Since late last year, things have been booming in Hong Kong / China in cap markets, especially Hong Kong IPOs. M&A deal flow has recently been getting a bit stronger as well. Although one can’t predict such things with any certainty, all signs are pointing to a banner entire 2014 for the top end US corporate and cap markets practices in Hong Kong / China. This is not really new news, as its been the feeling most in the market have had for a few months now and things continue to look good.
The head of our Asia practice, Evan Jowers, has been in Hong Kong for about 10 days a month (with trips every other month to both Shanghai and Bejing) for the past 7 months (Robert Kinney and Evan Jowers will be in Hong Kong again March 15 to 23), and spending most of his time there meeting with senior US hiring partners at just about all the major US and UK firms there, as well as prospective candidates at all associate levels and partner levels, and when in the US, Evan works Asia hours and is regularly on the phone with such persons, as our the other members of our Asia team. Our Yuliya Vinokurova is in Hong Kong every other month and Robert is there about 5 times a year as well. While we have a solid Asia team of recruiters, Evan Jowers will spend at least some time with all of our candidates for Asia position. We have had long standing relationships, and good friendships in some cases, with hiring partners and other senior US partners in Asia for 8 years now.
Are you challenged by the costs and logistics of maintaining your office, distracting you from the practice of law?
Many small firms are successfully moving part—or even all—of their practice to a virtual setting. This even includes multi-jurisdictional practice spanning several states and practice areas, although solo and small partnerships are still the largest adopters of virtual law.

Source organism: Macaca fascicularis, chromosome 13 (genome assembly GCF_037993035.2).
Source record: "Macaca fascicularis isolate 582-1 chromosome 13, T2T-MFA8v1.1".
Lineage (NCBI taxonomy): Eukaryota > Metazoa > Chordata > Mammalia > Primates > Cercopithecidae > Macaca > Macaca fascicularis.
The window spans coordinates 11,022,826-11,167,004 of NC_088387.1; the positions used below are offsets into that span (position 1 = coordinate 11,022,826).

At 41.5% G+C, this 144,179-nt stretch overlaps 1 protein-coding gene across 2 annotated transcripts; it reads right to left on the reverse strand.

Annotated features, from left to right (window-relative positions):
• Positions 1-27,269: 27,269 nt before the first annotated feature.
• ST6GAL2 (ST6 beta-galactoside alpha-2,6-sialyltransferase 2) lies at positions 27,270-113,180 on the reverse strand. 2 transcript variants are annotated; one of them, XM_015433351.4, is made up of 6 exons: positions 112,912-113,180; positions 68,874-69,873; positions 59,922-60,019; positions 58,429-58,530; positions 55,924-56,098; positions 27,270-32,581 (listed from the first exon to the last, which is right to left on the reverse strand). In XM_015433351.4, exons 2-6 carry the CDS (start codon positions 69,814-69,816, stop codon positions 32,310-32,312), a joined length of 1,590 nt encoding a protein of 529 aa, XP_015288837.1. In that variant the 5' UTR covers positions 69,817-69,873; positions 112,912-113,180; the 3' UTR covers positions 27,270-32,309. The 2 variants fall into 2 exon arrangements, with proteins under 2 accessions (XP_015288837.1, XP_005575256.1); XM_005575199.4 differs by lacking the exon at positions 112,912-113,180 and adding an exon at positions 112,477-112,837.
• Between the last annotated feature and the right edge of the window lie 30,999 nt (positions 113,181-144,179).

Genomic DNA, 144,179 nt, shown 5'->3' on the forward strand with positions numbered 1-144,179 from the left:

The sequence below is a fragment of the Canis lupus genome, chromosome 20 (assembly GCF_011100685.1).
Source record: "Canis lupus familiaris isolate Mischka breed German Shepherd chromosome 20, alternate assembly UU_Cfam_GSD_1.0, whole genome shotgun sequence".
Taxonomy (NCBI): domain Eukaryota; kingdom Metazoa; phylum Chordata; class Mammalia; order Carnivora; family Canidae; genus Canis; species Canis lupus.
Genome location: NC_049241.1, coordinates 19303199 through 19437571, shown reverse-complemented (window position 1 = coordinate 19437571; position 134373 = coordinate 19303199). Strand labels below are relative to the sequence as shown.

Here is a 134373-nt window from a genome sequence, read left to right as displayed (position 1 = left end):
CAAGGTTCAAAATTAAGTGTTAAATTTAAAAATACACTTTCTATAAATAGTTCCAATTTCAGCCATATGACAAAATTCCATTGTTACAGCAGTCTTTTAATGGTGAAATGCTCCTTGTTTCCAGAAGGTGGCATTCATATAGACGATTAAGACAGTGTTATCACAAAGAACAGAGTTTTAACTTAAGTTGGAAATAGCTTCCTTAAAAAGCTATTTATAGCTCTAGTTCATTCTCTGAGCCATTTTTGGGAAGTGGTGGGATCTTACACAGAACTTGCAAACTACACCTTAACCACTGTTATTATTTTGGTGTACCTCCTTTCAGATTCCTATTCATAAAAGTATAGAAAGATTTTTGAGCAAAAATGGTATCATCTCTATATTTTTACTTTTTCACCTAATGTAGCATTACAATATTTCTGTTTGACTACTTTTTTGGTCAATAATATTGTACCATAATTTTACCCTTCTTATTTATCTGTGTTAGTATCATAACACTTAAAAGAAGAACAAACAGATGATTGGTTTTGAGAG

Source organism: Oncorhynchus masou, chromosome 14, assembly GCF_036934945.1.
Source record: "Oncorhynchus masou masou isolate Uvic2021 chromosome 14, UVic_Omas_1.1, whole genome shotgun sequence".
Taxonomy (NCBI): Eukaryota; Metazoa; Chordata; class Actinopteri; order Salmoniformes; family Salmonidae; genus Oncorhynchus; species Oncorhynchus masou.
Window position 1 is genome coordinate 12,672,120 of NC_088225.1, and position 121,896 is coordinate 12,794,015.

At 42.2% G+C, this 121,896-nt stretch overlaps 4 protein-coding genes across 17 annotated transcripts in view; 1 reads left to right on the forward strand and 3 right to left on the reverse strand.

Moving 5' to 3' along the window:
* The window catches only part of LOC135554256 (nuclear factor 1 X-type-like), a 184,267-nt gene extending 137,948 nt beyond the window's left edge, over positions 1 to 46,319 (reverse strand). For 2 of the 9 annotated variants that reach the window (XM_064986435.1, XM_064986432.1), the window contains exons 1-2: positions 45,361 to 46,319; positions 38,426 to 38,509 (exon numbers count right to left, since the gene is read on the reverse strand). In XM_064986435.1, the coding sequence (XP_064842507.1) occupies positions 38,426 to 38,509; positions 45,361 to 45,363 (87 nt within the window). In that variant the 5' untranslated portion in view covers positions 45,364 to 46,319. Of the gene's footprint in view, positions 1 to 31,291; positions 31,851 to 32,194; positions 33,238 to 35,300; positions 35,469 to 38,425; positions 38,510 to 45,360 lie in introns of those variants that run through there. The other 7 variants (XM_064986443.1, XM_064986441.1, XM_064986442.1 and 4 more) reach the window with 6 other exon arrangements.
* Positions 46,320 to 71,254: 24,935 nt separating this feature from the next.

Can you do the same? The new article Mobile in Practice, Virtual by Design from author Jared Correia, Esq., explores how mobile technology bring real-life benefits to a small law firm. Read this new article—the next in Thomson Reuters’ Independent Thinking series for small firms—to explore how a mobile practice:
Everyone is talking about the importance of Social Media in Corporate America. But it is relatively safe to say that most law firms and lawyers are slightly behind the social curve. Most lawyers, at minimum, use LinkedIn, for networking. Some even use Twitter for pushing out short, pithy content, while many have Blogs, where they write their little hearts out. The adage “it is better to give than to receive” is not always true though in the world of Social. In the Social World – it is best to listen, give back and engage.
Social Media is a communications tool that can deeply educate you about the needs and wants of your clients and prospects when used in conjunction social media monitoring and sharing tools.
Take this quick quiz and see if you know how to use Social to help you engage more with your clients or to better service the ones you have.